1. An image forming method for forming an image, using an image forming sheet which has on an organic substrate a heat-developable image forming layer that is normally non-photosensitive but is rendered photosensitive by preheating prior to exposure and forms therein a latent image by exposure and then provides a visible image by heat development, characterized in that, in order to prevent an image forming area of the image forming sheet from heat deformation by heating for the preheating or heat development, the image forming area is heated by heating means, holding the opposite side from the image forming layer corresponding to the image forming area in close contact with a flat portion of an image forming area support member in a manner to extend over the entire area of the flat portion; after the heating, the image forming area is cooled down to a temperature below the glass transition point of the organic substrate, still holding the opposite side from the image forming layer corresponding to the image forming area in close contact with the flat portion of the image forming area support member; and after the cooling, the image forming area support member is brought out of contact with the image forming area.
2. An image forming method according to claim 1, wherein the image forming sheet is made of a material containing at least an organic silver salt oxidizing agent, a silver ion reducing agent and a binder.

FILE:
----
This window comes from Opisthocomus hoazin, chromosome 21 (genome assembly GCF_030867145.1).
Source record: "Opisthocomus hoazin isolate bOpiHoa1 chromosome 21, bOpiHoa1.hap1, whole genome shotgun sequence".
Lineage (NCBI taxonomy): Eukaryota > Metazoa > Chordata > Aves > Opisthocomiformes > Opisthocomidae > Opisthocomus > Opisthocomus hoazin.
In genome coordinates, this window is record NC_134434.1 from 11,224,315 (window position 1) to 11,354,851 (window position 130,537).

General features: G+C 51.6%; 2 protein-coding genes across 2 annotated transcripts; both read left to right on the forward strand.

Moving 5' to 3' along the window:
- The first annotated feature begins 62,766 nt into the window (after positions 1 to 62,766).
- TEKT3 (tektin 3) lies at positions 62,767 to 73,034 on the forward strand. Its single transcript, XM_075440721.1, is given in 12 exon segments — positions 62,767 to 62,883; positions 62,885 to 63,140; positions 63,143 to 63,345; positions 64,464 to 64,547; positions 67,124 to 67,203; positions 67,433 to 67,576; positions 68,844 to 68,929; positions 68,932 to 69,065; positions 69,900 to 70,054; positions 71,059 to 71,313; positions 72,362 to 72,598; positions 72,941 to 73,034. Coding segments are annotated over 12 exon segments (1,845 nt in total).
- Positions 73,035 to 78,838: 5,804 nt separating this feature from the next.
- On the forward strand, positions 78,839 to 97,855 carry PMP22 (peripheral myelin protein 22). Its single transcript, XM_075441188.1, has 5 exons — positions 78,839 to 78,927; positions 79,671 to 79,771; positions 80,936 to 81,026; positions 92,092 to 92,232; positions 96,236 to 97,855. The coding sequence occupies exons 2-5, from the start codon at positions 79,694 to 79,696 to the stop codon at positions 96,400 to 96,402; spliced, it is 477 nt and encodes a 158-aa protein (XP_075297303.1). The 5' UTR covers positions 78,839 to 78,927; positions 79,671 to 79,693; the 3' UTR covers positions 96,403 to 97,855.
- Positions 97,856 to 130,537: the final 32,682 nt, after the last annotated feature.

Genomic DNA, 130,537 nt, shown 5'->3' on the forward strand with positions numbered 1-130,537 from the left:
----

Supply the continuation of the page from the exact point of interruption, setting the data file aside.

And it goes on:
3. An image forming method according to claim 2, wherein the material further contains at least one of a silver halide and a source of halogen ions capable of forming the silver halide by reaction with an organic silver salt to form the silver halide, and a mercuric ion source.
4. An image forming method according to claim 2, wherein the material further contains at least one of organic carboxylic acid and a sensitizing dye, and a mercuric ion source.
5. An image forming method according to claim 1, wherein the image forming area support member is a metal plate.
6. An image forming method according to claim 5, wherein the heating is performed by contacting a high-temperature metal block with the metal plate.
7. An image forming method according to claim 5, wherein the heating is performed by blowing a high-temperature gas against the metal plate or the image forming sheet.
8. An image forming method according to claim 5, wherein the cooling is performed by contacting with the metal plate a metal block of a temperature below the glass transition point of the organic substrate.